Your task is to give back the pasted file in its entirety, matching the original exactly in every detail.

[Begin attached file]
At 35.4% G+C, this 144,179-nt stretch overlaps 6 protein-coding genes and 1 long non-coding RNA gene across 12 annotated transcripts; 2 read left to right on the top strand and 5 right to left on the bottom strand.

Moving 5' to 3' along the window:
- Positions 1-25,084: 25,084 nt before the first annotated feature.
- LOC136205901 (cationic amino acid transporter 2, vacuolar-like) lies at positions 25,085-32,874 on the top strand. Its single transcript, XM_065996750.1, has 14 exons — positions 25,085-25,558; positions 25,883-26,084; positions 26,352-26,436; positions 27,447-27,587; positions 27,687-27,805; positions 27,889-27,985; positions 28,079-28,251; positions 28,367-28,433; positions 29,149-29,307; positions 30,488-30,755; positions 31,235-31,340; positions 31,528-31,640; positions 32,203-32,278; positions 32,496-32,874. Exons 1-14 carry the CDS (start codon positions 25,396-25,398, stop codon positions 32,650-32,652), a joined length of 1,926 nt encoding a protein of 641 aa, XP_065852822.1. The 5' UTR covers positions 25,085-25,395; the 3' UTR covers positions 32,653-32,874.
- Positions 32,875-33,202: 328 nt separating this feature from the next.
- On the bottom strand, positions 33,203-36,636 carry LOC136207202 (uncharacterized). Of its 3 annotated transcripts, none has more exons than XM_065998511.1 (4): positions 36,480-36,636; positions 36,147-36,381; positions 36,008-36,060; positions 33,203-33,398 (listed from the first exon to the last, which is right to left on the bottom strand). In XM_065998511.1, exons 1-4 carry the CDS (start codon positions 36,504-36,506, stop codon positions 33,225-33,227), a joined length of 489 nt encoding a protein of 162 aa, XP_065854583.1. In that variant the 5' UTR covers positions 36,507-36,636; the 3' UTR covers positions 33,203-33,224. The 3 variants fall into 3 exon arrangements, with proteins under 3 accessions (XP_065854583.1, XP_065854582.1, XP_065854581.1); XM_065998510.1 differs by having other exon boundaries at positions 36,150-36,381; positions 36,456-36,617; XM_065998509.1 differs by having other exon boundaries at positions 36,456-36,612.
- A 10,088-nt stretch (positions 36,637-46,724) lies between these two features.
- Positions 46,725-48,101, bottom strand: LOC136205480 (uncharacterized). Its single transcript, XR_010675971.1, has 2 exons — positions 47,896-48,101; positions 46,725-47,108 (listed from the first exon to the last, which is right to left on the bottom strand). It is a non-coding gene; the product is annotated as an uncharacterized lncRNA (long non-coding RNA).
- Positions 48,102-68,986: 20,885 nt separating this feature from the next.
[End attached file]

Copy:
At 35.4% G+C, this 144,179-nt stretch overlaps 6 protein-coding genes and 1 long non-coding RNA gene across 12 annotated transcripts; 2 read left to right on the top strand and 5 right to left on the bottom strand.

Moving 5' to 3' along the window:
- Positions 1-25,084: 25,084 nt before the first annotated feature.
- LOC136205901 (cationic amino acid transporter 2, vacuolar-like) lies at positions 25,085-32,874 on the top strand. Its single transcript, XM_065996750.1, has 14 exons — positions 25,085-25,558; positions 25,883-26,084; positions 26,352-26,436; positions 27,447-27,587; positions 27,687-27,805; positions 27,889-27,985; positions 28,079-28,251; positions 28,367-28,433; positions 29,149-29,307; positions 30,488-30,755; positions 31,235-31,340; positions 31,528-31,640; positions 32,203-32,278; positions 32,496-32,874. Exons 1-14 carry the CDS (start codon positions 25,396-25,398, stop codon positions 32,650-32,652), a joined length of 1,926 nt encoding a protein of 641 aa, XP_065852822.1. The 5' UTR covers positions 25,085-25,395; the 3' UTR covers positions 32,653-32,874.
- Positions 32,875-33,202: 328 nt separating this feature from the next.
- On the bottom strand, positions 33,203-36,636 carry LOC136207202 (uncharacterized). Of its 3 annotated transcripts, none has more exons than XM_065998511.1 (4): positions 36,480-36,636; positions 36,147-36,381; positions 36,008-36,060; positions 33,203-33,398 (listed from the first exon to the last, which is right to left on the bottom strand). In XM_065998511.1, exons 1-4 carry the CDS (start codon positions 36,504-36,506, stop codon positions 33,225-33,227), a joined length of 489 nt encoding a protein of 162 aa, XP_065854583.1. In that variant the 5' UTR covers positions 36,507-36,636; the 3' UTR covers positions 33,203-33,224. The 3 variants fall into 3 exon arrangements, with proteins under 3 accessions (XP_065854583.1, XP_065854582.1, XP_065854581.1); XM_065998510.1 differs by having other exon boundaries at positions 36,150-36,381; positions 36,456-36,617; XM_065998509.1 differs by having other exon boundaries at positions 36,456-36,612.
- A 10,088-nt stretch (positions 36,637-46,724) lies between these two features.
- Positions 46,725-48,101, bottom strand: LOC136205480 (uncharacterized). Its single transcript, XR_010675971.1, has 2 exons — positions 47,896-48,101; positions 46,725-47,108 (listed from the first exon to the last, which is right to left on the bottom strand). It is a non-coding gene; the product is annotated as an uncharacterized lncRNA (long non-coding RNA).
- Positions 48,102-68,986: 20,885 nt separating this feature from the next.